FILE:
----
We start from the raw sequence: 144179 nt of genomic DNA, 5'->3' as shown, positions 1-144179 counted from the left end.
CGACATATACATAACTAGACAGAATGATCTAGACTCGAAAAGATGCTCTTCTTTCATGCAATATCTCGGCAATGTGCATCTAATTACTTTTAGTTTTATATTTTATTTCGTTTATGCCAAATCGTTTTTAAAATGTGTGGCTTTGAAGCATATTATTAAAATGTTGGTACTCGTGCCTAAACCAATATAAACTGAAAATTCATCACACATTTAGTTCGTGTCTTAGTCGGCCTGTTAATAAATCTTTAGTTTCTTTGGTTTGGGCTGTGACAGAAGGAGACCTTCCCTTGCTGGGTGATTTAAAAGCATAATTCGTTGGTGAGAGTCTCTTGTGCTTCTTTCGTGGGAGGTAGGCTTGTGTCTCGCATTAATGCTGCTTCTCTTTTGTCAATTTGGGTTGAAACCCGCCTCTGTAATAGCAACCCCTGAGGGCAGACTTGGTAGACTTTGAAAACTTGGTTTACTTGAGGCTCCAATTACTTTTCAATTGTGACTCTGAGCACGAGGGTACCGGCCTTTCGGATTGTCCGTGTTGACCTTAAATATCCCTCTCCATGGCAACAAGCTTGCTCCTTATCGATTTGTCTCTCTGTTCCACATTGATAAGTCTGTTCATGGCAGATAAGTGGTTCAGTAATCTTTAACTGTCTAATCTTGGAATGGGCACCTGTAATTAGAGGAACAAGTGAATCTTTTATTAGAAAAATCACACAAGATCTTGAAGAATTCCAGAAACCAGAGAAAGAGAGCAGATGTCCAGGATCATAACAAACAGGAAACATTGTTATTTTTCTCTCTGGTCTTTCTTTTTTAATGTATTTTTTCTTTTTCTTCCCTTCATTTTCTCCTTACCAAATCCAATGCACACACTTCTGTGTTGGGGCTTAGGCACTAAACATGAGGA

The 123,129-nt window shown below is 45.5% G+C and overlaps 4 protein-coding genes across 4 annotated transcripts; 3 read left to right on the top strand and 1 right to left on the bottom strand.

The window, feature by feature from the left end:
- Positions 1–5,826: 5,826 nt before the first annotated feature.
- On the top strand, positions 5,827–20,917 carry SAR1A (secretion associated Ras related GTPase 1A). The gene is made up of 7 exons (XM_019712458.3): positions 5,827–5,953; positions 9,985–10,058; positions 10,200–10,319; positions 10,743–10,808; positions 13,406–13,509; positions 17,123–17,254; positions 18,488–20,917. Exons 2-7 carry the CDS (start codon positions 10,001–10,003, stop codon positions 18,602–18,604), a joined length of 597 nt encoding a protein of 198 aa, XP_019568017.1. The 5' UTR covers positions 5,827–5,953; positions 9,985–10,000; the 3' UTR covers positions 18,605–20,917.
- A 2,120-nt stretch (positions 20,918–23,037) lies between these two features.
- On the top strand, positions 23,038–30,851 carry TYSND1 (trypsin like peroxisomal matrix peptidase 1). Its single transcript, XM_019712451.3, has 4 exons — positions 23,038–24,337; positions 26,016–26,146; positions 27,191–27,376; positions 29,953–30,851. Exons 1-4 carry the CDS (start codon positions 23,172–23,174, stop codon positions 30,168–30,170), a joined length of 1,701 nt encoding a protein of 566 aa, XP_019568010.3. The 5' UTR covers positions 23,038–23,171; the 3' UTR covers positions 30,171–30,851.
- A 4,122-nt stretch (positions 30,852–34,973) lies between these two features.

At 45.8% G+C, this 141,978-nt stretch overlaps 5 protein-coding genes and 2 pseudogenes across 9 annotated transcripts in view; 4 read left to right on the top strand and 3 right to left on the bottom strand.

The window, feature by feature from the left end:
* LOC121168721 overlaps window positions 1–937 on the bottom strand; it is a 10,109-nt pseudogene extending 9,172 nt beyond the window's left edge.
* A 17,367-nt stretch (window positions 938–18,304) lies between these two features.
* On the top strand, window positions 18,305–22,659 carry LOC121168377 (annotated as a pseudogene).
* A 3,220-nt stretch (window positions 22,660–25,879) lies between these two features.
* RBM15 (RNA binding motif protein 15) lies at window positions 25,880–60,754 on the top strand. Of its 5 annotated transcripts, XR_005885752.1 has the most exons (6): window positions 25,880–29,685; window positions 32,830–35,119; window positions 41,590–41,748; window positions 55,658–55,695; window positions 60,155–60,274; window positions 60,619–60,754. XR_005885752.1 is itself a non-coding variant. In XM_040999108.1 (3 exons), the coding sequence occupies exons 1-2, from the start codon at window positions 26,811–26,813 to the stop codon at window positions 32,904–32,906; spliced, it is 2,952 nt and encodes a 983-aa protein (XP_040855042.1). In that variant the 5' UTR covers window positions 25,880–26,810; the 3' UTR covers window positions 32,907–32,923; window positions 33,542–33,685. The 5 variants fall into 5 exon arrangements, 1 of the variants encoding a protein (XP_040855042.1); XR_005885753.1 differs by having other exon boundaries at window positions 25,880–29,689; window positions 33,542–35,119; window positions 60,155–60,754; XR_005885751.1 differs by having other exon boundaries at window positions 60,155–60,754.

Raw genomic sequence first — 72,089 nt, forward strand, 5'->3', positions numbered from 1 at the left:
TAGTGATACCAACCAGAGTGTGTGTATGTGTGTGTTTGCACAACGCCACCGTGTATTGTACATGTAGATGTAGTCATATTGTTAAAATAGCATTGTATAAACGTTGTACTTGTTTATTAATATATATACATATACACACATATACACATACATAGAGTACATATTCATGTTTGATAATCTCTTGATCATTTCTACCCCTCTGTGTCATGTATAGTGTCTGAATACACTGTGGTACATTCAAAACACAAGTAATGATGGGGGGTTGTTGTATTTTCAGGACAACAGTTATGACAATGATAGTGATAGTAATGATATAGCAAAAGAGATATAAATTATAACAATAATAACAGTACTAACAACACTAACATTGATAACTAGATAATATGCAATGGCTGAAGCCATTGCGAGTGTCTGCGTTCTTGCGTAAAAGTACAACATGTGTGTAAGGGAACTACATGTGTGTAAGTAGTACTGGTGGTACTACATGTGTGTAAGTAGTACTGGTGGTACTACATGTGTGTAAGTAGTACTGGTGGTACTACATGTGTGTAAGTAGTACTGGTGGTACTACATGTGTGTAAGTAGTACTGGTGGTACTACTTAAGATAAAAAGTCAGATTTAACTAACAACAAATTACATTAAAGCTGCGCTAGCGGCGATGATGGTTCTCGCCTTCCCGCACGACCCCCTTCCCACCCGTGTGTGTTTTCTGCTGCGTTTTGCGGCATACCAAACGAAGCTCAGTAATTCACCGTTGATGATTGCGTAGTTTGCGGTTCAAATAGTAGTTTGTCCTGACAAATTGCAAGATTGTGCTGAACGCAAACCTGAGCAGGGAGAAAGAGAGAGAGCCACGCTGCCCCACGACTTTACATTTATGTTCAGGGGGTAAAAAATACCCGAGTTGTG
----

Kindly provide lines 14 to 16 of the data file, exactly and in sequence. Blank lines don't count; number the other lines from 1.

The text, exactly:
* On the top strand, window positions 18,305–22,659 carry LOC121168377 (annotated as a pseudogene).
* A 3,220-nt stretch (window positions 22,660–25,879) lies between these two features.
* RBM15 (RNA binding motif protein 15) lies at window positions 25,880–60,754 on the top strand. Of its 5 annotated transcripts, XR_005885752.1 has the most exons (6): window positions 25,880–29,685; window positions 32,830–35,119; window positions 41,590–41,748; window positions 55,658–55,695; window positions 60,155–60,274; window positions 60,619–60,754. XR_005885752.1 is itself a non-coding variant. In XM_040999108.1 (3 exons), the coding sequence occupies exons 1-2, from the start codon at window positions 26,811–26,813 to the stop codon at window positions 32,904–32,906; spliced, it is 2,952 nt and encodes a 983-aa protein (XP_040855042.1). In that variant the 5' UTR covers window positions 25,880–26,810; the 3' UTR covers window positions 32,907–32,923; window positions 33,542–33,685. The 5 variants fall into 5 exon arrangements, 1 of the variants encoding a protein (XP_040855042.1); XR_005885753.1 differs by having other exon boundaries at window positions 25,880–29,689; window positions 33,542–35,119; window positions 60,155–60,754; XR_005885751.1 differs by having other exon boundaries at window positions 60,155–60,754.